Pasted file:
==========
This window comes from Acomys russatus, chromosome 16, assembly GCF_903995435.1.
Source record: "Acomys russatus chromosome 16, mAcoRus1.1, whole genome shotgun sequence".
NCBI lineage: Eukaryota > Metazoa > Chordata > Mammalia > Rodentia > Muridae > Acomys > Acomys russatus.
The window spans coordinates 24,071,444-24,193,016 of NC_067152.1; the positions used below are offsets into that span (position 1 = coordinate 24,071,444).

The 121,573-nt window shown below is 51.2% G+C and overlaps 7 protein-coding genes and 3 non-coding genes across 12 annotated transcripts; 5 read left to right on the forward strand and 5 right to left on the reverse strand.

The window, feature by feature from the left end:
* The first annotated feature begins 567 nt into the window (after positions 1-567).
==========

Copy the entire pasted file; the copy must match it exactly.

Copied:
This window comes from Acomys russatus, chromosome 16, assembly GCF_903995435.1.
Source record: "Acomys russatus chromosome 16, mAcoRus1.1, whole genome shotgun sequence".
NCBI lineage: Eukaryota > Metazoa > Chordata > Mammalia > Rodentia > Muridae > Acomys > Acomys russatus.
The window spans coordinates 24,071,444-24,193,016 of NC_067152.1; the positions used below are offsets into that span (position 1 = coordinate 24,071,444).

The 121,573-nt window shown below is 51.2% G+C and overlaps 7 protein-coding genes and 3 non-coding genes across 12 annotated transcripts; 5 read left to right on the forward strand and 5 right to left on the reverse strand.

The window, feature by feature from the left end:
* The first annotated feature begins 567 nt into the window (after positions 1-567).